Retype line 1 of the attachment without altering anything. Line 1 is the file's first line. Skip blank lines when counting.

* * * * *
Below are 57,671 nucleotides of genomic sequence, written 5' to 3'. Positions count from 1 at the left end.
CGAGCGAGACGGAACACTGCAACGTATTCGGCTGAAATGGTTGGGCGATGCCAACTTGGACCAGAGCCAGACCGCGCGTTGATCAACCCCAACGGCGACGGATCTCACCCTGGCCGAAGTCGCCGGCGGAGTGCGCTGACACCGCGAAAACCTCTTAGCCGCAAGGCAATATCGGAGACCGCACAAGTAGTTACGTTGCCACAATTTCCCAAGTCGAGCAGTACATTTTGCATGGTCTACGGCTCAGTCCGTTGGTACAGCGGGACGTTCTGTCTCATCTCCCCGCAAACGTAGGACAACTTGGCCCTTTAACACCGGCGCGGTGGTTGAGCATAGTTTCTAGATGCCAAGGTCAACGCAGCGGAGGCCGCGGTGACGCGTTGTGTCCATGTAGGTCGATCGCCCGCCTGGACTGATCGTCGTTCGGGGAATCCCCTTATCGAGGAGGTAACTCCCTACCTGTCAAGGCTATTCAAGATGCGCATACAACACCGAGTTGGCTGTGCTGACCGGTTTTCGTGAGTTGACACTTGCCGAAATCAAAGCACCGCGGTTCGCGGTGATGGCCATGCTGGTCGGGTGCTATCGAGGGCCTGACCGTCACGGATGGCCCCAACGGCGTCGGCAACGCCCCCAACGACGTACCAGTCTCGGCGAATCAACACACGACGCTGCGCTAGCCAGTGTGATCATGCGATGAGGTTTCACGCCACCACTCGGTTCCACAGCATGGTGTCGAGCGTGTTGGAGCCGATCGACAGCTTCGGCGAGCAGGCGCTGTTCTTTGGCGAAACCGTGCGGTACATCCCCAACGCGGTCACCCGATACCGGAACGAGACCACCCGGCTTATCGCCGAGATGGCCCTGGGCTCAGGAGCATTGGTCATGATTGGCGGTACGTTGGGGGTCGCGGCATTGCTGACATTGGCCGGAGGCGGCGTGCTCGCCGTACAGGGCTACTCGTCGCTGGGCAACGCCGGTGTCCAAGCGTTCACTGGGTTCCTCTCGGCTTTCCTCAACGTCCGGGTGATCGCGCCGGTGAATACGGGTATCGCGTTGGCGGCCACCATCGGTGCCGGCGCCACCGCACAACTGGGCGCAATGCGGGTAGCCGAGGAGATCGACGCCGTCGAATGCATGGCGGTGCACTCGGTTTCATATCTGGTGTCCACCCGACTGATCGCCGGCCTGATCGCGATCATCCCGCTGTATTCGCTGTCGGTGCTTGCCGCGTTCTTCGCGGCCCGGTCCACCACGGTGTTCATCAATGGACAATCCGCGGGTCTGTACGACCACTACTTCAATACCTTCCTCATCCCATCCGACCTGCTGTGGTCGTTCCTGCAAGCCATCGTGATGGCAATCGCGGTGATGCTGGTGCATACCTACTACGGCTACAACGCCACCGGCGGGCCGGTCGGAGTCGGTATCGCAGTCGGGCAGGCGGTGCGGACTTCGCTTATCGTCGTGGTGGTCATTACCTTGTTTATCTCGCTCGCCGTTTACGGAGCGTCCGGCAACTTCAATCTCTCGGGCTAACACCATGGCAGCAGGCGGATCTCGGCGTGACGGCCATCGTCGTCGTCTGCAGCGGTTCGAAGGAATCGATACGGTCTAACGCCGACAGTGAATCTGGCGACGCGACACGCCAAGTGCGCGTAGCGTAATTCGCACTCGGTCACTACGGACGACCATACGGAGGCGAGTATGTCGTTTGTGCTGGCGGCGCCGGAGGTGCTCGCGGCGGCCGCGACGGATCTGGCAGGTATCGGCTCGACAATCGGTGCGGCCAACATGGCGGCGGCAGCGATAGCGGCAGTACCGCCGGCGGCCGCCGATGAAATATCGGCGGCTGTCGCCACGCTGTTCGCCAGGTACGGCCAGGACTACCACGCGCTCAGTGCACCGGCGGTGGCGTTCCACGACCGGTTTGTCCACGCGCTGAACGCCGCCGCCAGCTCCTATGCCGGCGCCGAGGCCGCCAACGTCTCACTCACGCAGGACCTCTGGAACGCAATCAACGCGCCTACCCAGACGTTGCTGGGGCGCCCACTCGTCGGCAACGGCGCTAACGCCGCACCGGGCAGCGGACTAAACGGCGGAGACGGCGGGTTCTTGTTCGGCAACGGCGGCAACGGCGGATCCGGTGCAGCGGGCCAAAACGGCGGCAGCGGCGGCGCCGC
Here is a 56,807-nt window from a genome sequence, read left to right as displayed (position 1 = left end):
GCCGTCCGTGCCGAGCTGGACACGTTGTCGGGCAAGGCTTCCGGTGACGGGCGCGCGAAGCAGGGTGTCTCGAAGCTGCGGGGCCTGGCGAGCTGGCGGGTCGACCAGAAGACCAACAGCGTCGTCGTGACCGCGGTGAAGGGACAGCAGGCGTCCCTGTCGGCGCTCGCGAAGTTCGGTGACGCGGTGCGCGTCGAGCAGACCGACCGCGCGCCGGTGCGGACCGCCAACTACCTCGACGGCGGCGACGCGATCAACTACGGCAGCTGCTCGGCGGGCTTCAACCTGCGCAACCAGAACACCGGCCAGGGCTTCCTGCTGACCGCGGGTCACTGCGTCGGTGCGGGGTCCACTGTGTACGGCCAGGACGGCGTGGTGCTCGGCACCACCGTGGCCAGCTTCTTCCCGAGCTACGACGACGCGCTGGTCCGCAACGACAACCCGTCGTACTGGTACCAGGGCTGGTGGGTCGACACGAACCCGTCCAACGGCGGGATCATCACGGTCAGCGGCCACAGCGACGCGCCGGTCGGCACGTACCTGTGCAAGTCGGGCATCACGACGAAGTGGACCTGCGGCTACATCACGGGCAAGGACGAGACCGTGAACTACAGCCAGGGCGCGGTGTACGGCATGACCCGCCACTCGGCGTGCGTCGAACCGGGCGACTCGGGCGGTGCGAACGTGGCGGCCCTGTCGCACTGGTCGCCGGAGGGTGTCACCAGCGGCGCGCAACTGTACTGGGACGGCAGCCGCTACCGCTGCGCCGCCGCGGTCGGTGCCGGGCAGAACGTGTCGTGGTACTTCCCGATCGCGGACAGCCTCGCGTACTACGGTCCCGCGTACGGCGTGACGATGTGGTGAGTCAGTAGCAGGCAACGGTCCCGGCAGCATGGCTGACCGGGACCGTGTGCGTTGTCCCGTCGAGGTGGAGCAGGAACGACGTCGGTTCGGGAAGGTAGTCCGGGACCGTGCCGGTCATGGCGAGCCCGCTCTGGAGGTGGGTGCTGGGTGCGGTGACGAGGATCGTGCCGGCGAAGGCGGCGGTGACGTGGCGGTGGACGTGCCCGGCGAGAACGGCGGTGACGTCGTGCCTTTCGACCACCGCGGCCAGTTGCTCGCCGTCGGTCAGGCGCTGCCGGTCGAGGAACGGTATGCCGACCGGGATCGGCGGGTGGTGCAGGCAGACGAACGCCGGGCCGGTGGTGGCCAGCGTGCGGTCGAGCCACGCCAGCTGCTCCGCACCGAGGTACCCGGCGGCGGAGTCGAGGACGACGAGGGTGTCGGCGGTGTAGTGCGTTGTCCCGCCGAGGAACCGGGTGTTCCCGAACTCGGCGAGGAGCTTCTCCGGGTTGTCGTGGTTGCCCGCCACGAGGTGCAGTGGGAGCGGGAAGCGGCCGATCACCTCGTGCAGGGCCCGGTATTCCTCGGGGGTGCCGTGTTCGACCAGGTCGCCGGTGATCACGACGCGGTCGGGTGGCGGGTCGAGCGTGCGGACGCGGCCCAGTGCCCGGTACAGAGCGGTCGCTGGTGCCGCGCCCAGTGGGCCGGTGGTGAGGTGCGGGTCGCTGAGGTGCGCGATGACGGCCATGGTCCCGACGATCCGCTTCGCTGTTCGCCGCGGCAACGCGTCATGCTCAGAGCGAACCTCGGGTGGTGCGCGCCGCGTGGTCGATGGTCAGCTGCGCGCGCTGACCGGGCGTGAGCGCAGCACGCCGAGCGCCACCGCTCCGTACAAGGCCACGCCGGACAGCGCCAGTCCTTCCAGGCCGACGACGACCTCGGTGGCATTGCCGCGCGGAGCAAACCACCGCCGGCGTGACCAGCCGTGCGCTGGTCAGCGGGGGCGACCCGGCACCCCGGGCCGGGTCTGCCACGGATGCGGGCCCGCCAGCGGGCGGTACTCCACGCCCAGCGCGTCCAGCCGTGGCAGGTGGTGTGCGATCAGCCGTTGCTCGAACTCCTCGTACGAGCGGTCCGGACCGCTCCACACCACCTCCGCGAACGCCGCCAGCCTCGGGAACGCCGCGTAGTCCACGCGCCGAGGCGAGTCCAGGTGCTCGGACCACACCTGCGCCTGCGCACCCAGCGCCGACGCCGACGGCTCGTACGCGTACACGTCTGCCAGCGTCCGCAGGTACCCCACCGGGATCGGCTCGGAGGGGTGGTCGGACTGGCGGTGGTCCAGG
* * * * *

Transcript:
Below are 57,671 nucleotides of genomic sequence, written 5' to 3'. Positions count from 1 at the left end.